MEDIA RELATIONS OFFICE
JET PROPULSION LABORATORY
CALIFORNIA INSTITUTE OF TECHNOLOGY
NATIONAL AERONAUTICS AND SPACE ADMINISTRATION
PASADENA, CALIF. 91109. TELEPHONE (818) 354-5011
Contact: Jane Platt
FOR IMMEDIATE RELEASEOctober 14, 1998
JUPITER'S 'WHITE OVALS' TAKE SCIENTISTS BY STORM
As powerful hurricanes pummel coastal areas on Earth, NASA
space scientists are studying similar giant, swirling storms on
distant Jupiter that have combined to spawn a storm as large as
Three separate cold storms, called "white ovals" because of
their color and egg shapes, have been observed in one band around
Jupiter's mid-section for half a century. Two of the storms
recently merged to form a larger white oval, according to
scientists studying data from NASA's Galileo spacecraft, the
Hubble Space Telescope and the agency's Infrared Telescope
Facility atop Mauna Kea, HI.
"The newly merged white oval is the strongest storm in our
solar system, with the exception of Jupiter's 200-year-old 'Great
Red Spot' storm," according to Dr. Glenn Orton, senior research
scientist at NASA's Jet Propulsion Laboratory (JPL), Pasadena,
CA. "This may be the first time humans have ever observed such a
large interaction between two storm systems."
Each of the white ovals that merged were about two-thirds
the diameter of the Earth before the merger, when they combined
to form a feature as large as Earth. Although scientists have
observed the end result of the merger of the two white ovals, the
actual "collision" took place under cover of darkness while
Jupiter was turned away from view.
This new, powerful white oval has a mysterious trait,
according to Orton. "We can see it, along with the other white
ovals, at visible light and some infrared wavelengths, but we
cannot see the new white oval at certain infrared wavelengths
that peer underneath the storm's upper cloud layers," Orton said.
This might mean the storm is in a transition stage, undergoing a
rebirth after the merging of the two storms.
"With mature white ovals, we can see the upwelling of winds
in the center, which in turn leads to downwelling around it,"
Orton said. The new white oval has a very cold center at a
temperature of -157 C (-251 F), about one degree colder than its
surroundings. "Because of this, the oval may have generated a
thick cloud system which obscures the downwelling," Orton said,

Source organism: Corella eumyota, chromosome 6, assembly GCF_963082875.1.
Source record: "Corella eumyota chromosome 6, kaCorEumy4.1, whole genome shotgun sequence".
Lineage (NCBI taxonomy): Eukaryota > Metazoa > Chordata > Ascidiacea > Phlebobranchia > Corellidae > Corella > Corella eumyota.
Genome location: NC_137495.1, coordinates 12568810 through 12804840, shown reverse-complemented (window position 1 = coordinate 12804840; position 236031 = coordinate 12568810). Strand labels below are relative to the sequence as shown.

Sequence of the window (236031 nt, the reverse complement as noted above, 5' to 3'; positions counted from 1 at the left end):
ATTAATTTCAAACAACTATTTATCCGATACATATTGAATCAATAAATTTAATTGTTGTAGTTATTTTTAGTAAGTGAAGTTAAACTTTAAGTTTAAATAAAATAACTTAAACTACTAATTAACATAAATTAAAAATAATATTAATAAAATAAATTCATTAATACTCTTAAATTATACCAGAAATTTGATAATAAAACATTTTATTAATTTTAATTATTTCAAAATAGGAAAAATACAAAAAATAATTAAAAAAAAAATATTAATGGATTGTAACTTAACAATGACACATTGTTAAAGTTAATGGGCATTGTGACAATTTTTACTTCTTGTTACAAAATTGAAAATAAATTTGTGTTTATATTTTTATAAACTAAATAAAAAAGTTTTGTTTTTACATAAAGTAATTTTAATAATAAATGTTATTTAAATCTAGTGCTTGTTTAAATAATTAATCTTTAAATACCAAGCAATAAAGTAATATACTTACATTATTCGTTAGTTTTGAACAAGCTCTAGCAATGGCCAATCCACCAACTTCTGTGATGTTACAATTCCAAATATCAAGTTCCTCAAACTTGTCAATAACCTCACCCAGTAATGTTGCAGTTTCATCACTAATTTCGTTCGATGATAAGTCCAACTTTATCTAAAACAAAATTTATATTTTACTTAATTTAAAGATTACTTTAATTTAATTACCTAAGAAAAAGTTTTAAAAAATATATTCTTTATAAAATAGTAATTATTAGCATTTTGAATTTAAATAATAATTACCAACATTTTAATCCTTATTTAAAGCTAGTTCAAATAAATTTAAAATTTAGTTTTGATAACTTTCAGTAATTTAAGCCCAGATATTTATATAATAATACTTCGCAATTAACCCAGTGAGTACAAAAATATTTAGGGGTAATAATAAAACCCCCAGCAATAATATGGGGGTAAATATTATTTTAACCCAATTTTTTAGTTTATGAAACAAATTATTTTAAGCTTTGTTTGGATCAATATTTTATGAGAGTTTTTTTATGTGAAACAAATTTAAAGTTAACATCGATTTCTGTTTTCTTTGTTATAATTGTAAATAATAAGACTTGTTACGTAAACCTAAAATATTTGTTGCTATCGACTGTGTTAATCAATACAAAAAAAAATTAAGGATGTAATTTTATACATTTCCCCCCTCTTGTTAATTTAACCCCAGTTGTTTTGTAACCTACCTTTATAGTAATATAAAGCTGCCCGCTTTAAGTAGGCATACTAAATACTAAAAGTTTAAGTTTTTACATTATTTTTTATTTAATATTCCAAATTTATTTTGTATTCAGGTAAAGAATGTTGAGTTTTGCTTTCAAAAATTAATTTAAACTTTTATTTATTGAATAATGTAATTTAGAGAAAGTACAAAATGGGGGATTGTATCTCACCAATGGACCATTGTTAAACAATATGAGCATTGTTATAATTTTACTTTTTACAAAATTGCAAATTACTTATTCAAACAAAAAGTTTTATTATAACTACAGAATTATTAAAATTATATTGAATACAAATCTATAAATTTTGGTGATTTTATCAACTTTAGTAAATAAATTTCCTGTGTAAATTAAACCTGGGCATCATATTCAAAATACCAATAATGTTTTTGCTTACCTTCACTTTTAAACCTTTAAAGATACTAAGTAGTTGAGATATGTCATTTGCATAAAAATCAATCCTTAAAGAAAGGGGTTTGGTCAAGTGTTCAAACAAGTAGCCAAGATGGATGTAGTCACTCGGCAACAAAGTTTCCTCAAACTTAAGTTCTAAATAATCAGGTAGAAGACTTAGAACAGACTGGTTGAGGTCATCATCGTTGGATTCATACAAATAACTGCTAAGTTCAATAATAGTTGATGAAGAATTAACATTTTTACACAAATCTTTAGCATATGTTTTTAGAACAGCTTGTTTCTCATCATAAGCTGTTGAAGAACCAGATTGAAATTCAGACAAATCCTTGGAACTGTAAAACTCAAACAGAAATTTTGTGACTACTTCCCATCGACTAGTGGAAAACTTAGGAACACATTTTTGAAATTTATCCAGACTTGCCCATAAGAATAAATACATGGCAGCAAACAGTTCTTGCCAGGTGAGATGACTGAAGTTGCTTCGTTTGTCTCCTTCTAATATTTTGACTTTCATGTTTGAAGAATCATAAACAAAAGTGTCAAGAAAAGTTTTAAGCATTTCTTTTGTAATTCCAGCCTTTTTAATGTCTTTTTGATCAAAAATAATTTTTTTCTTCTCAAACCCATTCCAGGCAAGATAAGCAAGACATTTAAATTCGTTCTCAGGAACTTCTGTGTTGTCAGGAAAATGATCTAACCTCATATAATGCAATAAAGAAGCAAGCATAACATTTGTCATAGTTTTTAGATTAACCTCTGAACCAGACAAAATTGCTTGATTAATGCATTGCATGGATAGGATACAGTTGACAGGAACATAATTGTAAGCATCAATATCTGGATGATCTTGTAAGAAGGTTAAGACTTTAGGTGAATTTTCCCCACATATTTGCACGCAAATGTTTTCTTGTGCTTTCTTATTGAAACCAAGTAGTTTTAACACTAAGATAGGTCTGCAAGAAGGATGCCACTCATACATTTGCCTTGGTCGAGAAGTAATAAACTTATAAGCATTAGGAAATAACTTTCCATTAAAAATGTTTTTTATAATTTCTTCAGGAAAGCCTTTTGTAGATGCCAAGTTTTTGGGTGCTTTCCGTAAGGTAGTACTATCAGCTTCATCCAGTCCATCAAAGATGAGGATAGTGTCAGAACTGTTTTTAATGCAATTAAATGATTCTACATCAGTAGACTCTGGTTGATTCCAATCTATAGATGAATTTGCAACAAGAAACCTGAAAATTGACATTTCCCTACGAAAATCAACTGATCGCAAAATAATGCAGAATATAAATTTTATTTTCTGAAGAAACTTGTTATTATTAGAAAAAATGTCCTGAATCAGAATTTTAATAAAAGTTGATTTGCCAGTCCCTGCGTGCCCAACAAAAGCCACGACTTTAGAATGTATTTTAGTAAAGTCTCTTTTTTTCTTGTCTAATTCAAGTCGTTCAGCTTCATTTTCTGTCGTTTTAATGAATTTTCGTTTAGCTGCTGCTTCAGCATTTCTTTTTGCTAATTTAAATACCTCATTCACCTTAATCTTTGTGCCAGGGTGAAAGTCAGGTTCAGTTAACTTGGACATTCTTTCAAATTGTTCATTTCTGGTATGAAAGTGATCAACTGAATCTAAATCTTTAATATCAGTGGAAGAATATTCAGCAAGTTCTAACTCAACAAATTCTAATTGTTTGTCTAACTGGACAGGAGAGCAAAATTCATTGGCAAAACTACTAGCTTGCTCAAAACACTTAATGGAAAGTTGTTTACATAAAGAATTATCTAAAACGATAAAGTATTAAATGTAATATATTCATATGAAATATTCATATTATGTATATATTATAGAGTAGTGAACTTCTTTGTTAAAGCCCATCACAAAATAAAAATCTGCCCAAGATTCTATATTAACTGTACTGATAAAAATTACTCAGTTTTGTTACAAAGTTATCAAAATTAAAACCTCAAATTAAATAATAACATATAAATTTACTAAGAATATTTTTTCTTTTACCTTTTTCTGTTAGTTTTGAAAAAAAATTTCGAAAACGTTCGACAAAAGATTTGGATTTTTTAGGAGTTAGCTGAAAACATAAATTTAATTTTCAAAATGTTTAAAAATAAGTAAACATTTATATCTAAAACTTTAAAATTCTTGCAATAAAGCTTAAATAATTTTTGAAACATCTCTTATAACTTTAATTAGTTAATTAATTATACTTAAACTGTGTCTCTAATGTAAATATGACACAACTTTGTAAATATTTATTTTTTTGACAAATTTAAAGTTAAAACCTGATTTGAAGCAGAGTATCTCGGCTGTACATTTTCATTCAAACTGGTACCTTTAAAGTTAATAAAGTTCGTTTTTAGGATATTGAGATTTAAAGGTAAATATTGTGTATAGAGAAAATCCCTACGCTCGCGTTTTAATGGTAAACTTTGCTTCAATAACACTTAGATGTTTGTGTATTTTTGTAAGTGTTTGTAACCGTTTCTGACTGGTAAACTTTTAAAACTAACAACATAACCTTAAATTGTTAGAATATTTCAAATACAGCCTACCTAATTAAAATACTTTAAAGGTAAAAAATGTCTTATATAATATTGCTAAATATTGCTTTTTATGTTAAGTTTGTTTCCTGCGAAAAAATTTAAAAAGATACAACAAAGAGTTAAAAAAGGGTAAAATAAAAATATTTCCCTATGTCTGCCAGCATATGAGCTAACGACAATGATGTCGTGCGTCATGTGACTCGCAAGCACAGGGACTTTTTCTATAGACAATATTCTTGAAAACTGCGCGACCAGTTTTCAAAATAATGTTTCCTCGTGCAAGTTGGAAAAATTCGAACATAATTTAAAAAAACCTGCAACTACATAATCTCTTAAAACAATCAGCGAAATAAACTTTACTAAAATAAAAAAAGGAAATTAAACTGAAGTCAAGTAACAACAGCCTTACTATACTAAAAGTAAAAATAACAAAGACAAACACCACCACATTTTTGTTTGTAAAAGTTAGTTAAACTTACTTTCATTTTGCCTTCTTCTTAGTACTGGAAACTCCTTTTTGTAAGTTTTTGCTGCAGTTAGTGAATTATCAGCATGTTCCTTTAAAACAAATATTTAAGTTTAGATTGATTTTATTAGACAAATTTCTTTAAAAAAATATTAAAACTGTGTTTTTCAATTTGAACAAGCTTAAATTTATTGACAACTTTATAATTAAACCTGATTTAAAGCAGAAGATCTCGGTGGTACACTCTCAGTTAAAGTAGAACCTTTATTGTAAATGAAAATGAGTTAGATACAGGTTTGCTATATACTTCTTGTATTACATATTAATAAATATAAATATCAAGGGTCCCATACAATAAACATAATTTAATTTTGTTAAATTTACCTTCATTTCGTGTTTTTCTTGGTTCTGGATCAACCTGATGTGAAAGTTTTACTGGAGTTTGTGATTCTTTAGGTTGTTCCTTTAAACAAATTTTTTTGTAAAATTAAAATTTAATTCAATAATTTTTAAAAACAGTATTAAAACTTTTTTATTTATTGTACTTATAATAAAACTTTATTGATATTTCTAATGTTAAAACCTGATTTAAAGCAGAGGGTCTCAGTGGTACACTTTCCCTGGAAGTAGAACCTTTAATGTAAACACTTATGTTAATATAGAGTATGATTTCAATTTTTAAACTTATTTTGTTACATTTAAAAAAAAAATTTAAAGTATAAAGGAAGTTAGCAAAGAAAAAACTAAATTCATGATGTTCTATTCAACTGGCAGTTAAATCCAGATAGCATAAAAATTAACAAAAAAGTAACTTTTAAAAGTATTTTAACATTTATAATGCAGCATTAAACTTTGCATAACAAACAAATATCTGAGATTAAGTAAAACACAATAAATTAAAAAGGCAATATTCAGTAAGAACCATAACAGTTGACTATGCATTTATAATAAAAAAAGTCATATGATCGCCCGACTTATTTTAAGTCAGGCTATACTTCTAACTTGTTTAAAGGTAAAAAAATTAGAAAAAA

which could explain the new oval's "disappearing act" at some
Adding to the mystery is the fact that a nearby storm
rotating in the opposite direction to the new white oval used to
be warmer than its surrounding. "This probably means that the
feature contained mostly downwelling winds," said Orton.
However, Galileo's photopolarimeter radiometer instrument showed
this feature had cooled down to temperatures that were about the
same as its surroundings.
Orton suspects that this storm somehow lost power and is no
longer spinning as fast or downwelling as strongly as a year ago.
This storm was once positioned between the two smaller white
ovals that merged, and Orton theorized that when this storm
system lost power, it removed the buffering mechanism that kept
the two original white ovals apart.
Orton and his colleague, Dr. Brendan Fisher, a California
Institute of Technology postdoctoral fellow at JPL, based their
conclusions about the temperatures using data gathered by Galileo
on July 20, 1998, during the spacecraft's 17th orbit of Jupiter
and its moons. Although much data from the flyby of Europa in
that time period was lost because of a problem with the
spacecraft's gyroscope, Galileo's photopolarimeter radiometer
gathered the new data on the white ovals before the anomaly
The photopolarimeter radiometer measures temperature
profiles and energy balance of Jupiter's atmosphere, helping
scientists study the huge planet's cloud characteristics and
composition. Scientists believe that the bright, visible clouds
of the white ovals are composed of ammonia.
Galileo has been in orbit around Jupiter and its moons for
2-1/2 years, and is currently in the midst of a two-year extended
mission, known as the Galileo Europa Mission. JPL manages the
Galileo mission for NASA's Office of Space Science, Washington,
DC. JPL is a division of Caltech, Pasadena, CA.
Images and information on the Galileo mission are available
on the Internet at the Galileo website:
http://www.jpl.nasa.gov/galileo . The images are also available
at http://www.jpl.nasa.gov and